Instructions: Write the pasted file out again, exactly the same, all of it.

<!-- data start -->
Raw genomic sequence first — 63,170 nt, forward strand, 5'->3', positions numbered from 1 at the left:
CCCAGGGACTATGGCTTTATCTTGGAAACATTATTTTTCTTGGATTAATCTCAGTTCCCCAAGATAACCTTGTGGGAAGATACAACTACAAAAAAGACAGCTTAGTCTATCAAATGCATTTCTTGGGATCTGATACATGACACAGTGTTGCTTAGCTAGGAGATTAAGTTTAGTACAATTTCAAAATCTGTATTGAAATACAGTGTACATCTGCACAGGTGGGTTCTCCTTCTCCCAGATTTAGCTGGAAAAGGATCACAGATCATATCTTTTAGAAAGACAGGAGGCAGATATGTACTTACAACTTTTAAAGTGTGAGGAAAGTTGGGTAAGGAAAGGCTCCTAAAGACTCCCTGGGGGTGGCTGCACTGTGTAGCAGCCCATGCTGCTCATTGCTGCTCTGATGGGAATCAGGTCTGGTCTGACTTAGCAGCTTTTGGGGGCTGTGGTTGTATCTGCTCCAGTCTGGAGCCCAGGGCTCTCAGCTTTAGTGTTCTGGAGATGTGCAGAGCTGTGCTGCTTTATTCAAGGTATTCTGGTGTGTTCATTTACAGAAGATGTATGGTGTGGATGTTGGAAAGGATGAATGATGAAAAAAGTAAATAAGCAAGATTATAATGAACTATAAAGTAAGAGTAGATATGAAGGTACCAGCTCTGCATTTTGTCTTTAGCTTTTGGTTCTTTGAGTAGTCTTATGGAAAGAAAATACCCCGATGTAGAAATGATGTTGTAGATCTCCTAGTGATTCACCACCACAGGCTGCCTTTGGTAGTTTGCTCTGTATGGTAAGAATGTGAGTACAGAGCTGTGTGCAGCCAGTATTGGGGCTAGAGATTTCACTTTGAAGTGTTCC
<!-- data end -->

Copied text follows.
Raw genomic sequence first — 63,170 nt, forward strand, 5'->3', positions numbered from 1 at the left:
CCCAGGGACTATGGCTTTATCTTGGAAACATTATTTTTCTTGGATTAATCTCAGTTCCCCAAGATAACCTTGTGGGAAGATACAACTACAAAAAAGACAGCTTAGTCTATCAAATGCATTTCTTGGGATCTGATACATGACACAGTGTTGCTTAGCTAGGAGATTAAGTTTAGTACAATTTCAAAATCTGTATTGAAATACAGTGTACATCTGCACAGGTGGGTTCTCCTTCTCCCAGATTTAGCTGGAAAAGGATCACAGATCATATCTTTTAGAAAGACAGGAGGCAGATATGTACTTACAACTTTTAAAGTGTGAGGAAAGTTGGGTAAGGAAAGGCTCCTAAAGACTCCCTGGGGGTGGCTGCACTGTGTAGCAGCCCATGCTGCTCATTGCTGCTCTGATGGGAATCAGGTCTGGTCTGACTTAGCAGCTTTTGGGGGCTGTGGTTGTATCTGCTCCAGTCTGGAGCCCAGGGCTCTCAGCTTTAGTGTTCTGGAGATGTGCAGAGCTGTGCTGCTTTATTCAAGGTATTCTGGTGTGTTCATTTACAGAAGATGTATGGTGTGGATGTTGGAAAGGATGAATGATGAAAAAAGTAAATAAGCAAGATTATAATGAACTATAAAGTAAGAGTAGATATGAAGGTACCAGCTCTGCATTTTGTCTTTAGCTTTTGGTTCTTTGAGTAGTCTTATGGAAAGAAAATACCCCGATGTAGAAATGATGTTGTAGATCTCCTAGTGATTCACCACCACAGGCTGCCTTTGGTAGTTTGCTCTGTATGGTAAGAATGTGAGTACAGAGCTGTGTGCAGCCAGTATTGGGGCTAGAGATTTCACTTTGAAGTGTTCC